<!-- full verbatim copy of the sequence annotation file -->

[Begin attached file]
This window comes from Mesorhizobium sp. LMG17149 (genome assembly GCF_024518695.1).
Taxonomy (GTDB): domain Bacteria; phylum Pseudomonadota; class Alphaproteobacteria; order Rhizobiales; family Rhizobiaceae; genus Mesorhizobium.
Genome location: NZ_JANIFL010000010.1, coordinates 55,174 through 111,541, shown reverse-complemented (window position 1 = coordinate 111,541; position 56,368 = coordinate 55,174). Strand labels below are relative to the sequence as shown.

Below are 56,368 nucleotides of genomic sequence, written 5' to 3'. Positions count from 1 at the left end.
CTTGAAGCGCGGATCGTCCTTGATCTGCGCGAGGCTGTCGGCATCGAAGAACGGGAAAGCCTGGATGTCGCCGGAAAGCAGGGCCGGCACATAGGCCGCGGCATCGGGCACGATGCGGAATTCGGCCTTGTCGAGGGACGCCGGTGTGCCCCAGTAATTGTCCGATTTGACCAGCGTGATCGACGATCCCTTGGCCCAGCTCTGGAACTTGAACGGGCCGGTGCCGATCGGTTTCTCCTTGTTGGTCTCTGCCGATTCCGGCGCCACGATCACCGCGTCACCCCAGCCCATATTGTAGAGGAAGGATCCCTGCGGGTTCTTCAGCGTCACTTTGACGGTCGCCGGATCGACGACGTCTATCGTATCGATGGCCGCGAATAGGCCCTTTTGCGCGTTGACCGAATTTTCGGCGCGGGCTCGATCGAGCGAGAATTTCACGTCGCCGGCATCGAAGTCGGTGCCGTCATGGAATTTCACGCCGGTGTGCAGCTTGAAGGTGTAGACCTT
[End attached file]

This window comes from Mesorhizobium sp. LMG17149 (genome assembly GCF_024518695.1).
Taxonomy (GTDB): domain Bacteria; phylum Pseudomonadota; class Alphaproteobacteria; order Rhizobiales; family Rhizobiaceae; genus Mesorhizobium.
Genome location: NZ_JANIFL010000010.1, coordinates 55,174 through 111,541, shown reverse-complemented (window position 1 = coordinate 111,541; position 56,368 = coordinate 55,174). Strand labels below are relative to the sequence as shown.

Below are 56,368 nucleotides of genomic sequence, written 5' to 3'. Positions count from 1 at the left end.
CTTGAAGCGCGGATCGTCCTTGATCTGCGCGAGGCTGTCGGCATCGAAGAACGGGAAAGCCTGGATGTCGCCGGAAAGCAGGGCCGGCACATAGGCCGCGGCATCGGGCACGATGCGGAATTCGGCCTTGTCGAGGGACGCCGGTGTGCCCCAGTAATTGTCCGATTTGACCAGCGTGATCGACGATCCCTTGGCCCAGCTCTGGAACTTGAACGGGCCGGTGCCGATCGGTTTCTCCTTGTTGGTCTCTGCCGATTCCGGCGCCACGATCACCGCGTCACCCCAGCCCATATTGTAGAGGAAGGATCCCTGCGGGTTCTTCAGCGTCACTTTGACGGTCGCCGGATCGACGACGTCTATCGTATCGATGGCCGCGAATAGGCCCTTTTGCGCGTTGACCGAATTTTCGGCGCGGGCTCGATCGAGCGAGAATTTCACGTCGCCGGCATCGAAGTCGGTGCCGTCATGGAATTTCACGCCGGTGTGCAGCTTGAAGGTGTAGACCTT